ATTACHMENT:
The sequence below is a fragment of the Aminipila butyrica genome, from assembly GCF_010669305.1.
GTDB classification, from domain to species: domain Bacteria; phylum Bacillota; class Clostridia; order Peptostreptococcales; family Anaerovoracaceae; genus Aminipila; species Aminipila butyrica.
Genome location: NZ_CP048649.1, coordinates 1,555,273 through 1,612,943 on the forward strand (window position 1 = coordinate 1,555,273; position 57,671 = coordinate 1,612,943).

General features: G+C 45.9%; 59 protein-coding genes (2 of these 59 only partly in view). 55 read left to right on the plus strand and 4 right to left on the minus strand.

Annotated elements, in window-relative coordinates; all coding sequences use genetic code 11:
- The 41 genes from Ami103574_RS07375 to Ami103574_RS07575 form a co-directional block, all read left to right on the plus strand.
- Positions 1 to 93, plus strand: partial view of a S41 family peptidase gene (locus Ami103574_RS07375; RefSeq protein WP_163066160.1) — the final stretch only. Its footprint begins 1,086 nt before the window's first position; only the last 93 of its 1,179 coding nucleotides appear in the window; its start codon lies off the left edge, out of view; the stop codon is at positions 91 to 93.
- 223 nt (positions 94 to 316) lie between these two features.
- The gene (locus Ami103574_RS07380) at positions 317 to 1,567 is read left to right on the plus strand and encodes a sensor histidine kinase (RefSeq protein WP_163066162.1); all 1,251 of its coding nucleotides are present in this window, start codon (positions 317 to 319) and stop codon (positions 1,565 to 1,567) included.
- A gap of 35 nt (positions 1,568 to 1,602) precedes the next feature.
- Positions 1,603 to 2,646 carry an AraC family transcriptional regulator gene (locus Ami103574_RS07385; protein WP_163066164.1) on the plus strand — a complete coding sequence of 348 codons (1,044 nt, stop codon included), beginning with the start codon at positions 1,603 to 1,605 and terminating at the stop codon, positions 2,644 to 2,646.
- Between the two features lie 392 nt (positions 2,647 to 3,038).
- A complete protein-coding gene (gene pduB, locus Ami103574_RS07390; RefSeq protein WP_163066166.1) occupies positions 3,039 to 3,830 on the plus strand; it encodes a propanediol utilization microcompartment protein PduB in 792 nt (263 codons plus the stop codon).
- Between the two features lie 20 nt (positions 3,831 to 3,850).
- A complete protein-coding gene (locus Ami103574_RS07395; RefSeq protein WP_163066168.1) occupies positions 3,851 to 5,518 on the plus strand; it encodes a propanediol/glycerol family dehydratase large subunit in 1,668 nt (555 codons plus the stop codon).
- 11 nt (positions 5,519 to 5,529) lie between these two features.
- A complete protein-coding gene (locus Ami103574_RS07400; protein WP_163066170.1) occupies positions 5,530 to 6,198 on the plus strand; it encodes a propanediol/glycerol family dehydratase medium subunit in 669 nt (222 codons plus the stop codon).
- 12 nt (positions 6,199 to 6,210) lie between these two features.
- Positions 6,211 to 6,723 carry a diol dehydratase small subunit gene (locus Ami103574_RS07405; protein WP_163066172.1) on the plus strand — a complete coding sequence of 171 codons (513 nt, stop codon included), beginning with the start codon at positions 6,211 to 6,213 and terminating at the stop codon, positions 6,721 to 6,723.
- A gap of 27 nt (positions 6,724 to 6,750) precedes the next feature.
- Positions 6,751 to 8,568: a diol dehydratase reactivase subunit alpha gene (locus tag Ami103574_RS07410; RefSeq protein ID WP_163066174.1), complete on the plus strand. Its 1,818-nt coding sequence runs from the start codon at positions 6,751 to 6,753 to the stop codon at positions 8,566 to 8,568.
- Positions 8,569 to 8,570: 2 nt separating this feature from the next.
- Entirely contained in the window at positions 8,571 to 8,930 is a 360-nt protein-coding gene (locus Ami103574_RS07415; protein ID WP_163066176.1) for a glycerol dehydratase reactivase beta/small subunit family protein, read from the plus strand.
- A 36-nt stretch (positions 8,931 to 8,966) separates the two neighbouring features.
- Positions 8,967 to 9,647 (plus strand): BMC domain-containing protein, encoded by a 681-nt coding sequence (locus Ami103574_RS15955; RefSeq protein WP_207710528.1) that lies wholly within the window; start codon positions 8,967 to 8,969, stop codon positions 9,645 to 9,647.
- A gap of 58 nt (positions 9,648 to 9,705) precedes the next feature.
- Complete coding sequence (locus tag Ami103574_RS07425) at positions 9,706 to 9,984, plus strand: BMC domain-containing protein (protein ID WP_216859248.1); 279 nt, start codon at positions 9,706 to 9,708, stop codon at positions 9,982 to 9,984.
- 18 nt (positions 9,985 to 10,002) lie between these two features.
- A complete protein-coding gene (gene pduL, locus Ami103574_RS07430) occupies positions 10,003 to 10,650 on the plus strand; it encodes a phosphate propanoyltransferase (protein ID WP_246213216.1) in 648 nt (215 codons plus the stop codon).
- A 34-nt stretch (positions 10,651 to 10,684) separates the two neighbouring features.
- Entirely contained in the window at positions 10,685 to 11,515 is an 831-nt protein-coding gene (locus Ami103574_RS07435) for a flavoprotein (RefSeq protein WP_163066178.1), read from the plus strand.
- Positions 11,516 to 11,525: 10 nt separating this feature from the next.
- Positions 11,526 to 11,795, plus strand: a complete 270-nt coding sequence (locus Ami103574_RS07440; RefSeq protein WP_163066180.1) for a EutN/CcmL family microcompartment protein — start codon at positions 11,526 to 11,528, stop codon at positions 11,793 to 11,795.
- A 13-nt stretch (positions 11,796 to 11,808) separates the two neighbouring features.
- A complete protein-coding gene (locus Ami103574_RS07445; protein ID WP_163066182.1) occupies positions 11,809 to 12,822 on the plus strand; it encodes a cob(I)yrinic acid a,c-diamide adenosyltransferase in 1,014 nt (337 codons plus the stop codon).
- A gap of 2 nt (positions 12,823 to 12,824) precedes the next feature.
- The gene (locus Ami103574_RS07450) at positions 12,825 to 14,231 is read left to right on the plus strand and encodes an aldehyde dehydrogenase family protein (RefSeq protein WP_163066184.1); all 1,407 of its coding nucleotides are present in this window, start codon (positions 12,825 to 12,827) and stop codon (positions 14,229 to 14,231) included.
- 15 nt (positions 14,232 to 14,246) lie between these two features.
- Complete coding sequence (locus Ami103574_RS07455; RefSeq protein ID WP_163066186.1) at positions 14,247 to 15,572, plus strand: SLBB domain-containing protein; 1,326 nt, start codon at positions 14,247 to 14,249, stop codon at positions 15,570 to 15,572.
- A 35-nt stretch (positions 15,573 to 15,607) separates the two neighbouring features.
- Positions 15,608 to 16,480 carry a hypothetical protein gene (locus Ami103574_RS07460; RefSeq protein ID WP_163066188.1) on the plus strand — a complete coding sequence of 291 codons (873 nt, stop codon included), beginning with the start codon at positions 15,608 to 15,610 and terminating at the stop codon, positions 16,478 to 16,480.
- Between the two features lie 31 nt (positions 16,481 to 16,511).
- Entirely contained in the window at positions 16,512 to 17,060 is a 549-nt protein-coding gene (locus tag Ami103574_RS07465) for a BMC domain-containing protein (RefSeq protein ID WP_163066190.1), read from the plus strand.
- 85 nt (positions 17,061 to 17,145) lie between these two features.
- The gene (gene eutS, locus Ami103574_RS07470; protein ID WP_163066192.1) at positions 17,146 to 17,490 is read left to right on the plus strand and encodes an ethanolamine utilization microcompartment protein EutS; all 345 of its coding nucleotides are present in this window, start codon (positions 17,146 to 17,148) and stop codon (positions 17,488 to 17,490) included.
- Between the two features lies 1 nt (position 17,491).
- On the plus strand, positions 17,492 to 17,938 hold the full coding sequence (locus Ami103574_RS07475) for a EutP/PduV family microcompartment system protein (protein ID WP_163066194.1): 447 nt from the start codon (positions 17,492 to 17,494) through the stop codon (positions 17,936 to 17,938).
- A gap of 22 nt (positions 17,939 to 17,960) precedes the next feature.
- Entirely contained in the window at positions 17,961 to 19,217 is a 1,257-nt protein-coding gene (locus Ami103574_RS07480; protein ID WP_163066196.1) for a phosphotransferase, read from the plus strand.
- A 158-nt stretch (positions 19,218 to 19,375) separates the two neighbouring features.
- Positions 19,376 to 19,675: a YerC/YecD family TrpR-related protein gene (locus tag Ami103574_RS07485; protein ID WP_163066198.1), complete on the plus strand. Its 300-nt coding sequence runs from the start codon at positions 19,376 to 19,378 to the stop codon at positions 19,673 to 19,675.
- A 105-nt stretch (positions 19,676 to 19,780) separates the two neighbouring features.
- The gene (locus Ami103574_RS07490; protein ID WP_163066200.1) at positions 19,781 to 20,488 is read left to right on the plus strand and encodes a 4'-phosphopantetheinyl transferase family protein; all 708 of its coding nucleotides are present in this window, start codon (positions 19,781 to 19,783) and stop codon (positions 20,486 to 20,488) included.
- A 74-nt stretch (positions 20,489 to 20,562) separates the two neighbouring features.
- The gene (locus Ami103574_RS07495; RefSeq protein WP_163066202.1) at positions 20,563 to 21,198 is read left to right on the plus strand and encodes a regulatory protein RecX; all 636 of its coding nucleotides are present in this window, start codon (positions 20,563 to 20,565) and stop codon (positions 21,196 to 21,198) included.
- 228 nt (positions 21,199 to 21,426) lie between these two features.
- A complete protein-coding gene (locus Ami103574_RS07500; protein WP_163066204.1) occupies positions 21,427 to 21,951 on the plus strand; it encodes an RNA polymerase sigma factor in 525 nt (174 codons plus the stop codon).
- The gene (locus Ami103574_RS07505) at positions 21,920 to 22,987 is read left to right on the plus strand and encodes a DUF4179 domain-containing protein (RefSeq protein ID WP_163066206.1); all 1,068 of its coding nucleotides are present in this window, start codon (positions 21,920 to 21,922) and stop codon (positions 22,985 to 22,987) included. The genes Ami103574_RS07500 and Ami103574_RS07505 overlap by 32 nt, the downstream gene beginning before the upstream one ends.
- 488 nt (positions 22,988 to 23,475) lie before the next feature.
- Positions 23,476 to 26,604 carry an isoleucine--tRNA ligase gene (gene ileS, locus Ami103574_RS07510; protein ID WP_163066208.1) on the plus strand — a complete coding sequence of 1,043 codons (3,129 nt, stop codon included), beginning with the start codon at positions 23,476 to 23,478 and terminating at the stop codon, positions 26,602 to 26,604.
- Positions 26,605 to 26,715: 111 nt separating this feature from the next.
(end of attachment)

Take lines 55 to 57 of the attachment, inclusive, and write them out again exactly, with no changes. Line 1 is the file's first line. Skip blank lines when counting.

- The gene (locus Ami103574_RS07495; RefSeq protein WP_163066202.1) at positions 20,563 to 21,198 is read left to right on the plus strand and encodes a regulatory protein RecX; all 636 of its coding nucleotides are present in this window, start codon (positions 20,563 to 20,565) and stop codon (positions 21,196 to 21,198) included.
- 228 nt (positions 21,199 to 21,426) lie between these two features.
- A complete protein-coding gene (locus Ami103574_RS07500; protein WP_163066204.1) occupies positions 21,427 to 21,951 on the plus strand; it encodes an RNA polymerase sigma factor in 525 nt (174 codons plus the stop codon).